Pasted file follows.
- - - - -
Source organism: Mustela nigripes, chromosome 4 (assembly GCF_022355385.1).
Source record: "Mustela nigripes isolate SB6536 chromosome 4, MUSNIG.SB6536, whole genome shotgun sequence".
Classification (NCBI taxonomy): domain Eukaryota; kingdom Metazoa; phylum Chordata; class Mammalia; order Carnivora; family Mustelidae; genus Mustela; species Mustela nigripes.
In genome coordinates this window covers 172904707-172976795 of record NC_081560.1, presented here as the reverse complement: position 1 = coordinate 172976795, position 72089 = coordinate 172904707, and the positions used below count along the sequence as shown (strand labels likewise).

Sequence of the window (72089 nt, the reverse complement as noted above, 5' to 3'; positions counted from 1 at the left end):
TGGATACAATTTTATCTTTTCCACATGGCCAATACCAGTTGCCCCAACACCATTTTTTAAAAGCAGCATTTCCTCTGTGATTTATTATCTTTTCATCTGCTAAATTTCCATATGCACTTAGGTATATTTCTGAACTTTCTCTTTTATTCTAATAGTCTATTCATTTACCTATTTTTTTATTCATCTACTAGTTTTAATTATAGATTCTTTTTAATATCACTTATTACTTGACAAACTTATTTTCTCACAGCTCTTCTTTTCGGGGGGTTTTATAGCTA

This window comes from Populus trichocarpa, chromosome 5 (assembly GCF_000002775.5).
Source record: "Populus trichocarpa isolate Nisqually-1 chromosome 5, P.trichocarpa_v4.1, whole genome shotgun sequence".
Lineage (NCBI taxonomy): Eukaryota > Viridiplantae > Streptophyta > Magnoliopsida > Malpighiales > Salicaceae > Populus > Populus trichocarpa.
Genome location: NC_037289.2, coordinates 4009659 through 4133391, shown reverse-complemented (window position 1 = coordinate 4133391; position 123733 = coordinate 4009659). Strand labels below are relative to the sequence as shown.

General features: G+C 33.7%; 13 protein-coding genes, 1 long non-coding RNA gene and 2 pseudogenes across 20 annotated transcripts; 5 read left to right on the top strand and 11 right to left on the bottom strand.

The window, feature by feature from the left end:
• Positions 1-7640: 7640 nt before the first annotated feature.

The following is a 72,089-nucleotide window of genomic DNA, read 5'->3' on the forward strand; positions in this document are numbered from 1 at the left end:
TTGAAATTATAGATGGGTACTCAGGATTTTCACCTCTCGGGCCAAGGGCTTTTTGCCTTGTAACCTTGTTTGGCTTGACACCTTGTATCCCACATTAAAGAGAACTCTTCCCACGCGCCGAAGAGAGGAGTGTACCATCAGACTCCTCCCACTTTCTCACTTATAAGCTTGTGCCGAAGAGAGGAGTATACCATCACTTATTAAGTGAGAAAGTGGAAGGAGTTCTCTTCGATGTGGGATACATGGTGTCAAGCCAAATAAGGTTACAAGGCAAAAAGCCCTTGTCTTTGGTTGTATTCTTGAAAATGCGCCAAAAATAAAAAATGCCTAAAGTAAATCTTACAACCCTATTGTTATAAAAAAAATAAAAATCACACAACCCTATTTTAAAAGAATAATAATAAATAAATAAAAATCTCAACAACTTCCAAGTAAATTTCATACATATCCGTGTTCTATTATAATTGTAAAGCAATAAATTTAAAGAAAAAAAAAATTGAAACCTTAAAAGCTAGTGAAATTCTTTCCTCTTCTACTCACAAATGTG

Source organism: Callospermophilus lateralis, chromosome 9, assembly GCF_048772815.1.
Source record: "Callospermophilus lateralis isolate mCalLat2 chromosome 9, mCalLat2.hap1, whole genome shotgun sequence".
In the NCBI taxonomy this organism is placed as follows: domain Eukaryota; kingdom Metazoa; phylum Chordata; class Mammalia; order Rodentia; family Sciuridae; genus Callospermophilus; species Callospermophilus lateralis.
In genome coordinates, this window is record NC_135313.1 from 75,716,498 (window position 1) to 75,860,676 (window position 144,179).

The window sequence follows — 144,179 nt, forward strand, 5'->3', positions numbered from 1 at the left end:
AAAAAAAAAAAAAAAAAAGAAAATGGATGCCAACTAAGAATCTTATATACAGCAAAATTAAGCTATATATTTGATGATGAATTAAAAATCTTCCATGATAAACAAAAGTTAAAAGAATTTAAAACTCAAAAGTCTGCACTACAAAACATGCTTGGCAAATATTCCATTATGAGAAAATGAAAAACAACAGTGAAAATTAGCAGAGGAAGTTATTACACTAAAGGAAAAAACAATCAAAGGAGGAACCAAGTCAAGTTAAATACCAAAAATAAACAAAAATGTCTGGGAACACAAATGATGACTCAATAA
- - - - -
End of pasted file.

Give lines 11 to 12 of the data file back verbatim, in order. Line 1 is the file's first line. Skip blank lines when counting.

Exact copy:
General features: G+C 33.7%; 13 protein-coding genes, 1 long non-coding RNA gene and 2 pseudogenes across 20 annotated transcripts; 5 read left to right on the top strand and 11 right to left on the bottom strand.

The window, feature by feature from the left end: